In 1987, a grocery store owner named Lattimore Michael opened the first Back Yard Burgers restaurant in Cleveland, Miss. A year later, Weiss — a Clarksdale, Miss., native — became a franchisee and was instrumental in the expansion of the chain.

Joe now owns the Blue & White Restaurant, a roadside classic that has been in business alongside U.S. Highway 61 in Tunica, Miss., since 1937.

On this morning, though, Joe is playing chef in the flooded timber of the Arkansas Delta. He’s grilling slices of teal and sausages. He’s cutting cheese and putting out crackers and Mickle’s Pickles from Picayune, Miss. (truly some of the best pickles I’ve ever had).

After the hunt, standing there eating slices of teal on a cracker, I think about the great tradition of east Arkansas duck hunting.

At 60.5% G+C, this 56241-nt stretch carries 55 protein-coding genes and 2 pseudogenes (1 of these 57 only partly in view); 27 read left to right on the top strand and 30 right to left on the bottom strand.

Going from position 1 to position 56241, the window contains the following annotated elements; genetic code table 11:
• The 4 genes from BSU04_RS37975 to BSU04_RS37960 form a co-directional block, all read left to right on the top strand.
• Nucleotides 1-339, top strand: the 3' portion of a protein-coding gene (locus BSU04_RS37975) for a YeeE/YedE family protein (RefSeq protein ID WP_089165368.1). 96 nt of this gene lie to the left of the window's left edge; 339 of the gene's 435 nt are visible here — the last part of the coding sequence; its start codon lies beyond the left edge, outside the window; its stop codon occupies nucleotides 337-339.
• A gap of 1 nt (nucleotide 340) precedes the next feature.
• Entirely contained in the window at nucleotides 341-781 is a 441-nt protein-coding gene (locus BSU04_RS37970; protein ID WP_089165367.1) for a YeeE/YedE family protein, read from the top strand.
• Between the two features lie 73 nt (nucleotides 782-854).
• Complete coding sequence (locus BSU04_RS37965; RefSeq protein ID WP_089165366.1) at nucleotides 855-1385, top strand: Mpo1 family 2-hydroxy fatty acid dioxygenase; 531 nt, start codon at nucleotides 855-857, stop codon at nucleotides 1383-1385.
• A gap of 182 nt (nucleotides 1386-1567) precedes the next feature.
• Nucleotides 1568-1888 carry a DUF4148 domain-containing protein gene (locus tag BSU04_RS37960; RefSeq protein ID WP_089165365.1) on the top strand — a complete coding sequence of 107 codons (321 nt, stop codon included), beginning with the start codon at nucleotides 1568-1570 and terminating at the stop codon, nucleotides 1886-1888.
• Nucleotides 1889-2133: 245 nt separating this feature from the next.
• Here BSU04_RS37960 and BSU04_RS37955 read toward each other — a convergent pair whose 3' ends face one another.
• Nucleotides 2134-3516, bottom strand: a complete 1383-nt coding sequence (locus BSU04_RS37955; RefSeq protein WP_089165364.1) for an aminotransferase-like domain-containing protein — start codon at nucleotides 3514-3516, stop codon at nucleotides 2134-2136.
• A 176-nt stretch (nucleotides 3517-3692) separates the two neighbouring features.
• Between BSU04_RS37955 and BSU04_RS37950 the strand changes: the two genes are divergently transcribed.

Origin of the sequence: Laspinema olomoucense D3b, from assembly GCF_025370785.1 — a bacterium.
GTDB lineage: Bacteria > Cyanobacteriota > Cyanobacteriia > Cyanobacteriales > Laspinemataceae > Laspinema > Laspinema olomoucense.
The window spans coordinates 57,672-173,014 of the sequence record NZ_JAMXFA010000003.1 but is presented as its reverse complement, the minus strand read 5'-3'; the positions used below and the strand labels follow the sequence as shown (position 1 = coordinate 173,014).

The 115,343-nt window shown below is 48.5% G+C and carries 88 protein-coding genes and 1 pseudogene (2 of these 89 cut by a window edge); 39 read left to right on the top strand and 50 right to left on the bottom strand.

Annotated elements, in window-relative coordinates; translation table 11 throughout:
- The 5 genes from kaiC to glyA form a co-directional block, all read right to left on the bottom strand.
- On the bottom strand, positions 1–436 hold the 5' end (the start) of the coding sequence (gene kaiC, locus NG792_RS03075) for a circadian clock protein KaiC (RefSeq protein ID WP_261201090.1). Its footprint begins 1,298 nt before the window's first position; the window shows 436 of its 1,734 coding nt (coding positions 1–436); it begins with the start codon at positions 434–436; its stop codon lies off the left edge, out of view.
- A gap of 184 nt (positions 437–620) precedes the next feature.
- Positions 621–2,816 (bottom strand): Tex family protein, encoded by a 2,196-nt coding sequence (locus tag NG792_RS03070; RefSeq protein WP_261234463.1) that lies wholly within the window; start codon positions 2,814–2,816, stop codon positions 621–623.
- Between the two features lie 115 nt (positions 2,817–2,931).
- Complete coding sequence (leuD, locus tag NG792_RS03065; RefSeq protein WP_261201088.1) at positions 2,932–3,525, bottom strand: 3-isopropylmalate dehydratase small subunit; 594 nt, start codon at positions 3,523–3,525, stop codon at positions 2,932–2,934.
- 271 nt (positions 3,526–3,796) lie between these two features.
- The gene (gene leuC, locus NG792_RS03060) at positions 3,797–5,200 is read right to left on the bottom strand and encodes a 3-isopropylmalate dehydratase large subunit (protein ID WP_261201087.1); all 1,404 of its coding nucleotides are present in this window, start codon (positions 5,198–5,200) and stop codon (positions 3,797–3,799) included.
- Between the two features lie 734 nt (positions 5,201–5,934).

Yesterday, after lunch at the Peabody Little Rock, I went by the lobby fountain to pay homage to the four mallard hens and one mallard drake that swim inside the hotel. Even the famous Peabody Hotel ducks have their genesis in an east Arkansas duck hunt.

In 1932, Frank Schutt, the general manager of the Peabody at Memphis, accompanied a friend named Chip Barwick on a duck hunting trip to east Arkansas.

The Peabody website tells what happened after that at the landmark Memphis hotel: “The men had a little too much Jack Daniel’s Tennessee sippin’ whiskey and thought it would be funny to place some of their live duck decoys (it was legal then for hunters to use live decoys) in the beautiful Peabody fountain. Three small English call ducks were selected as ‘guinea pigs,’ and the reaction was nothing short of enthusiastic. Soon, five North American mallard ducks would replace the original ducks.

“In 1940, bellman Edward Pembroke, a former circus animal trainer, offered to help with delivering the ducks to the fountain each day and taught them the now-famous Peabody duck march. Mr. Pembroke became the Peabody duckmaster, serving in that capacity for 50 years until his retirement in 1991.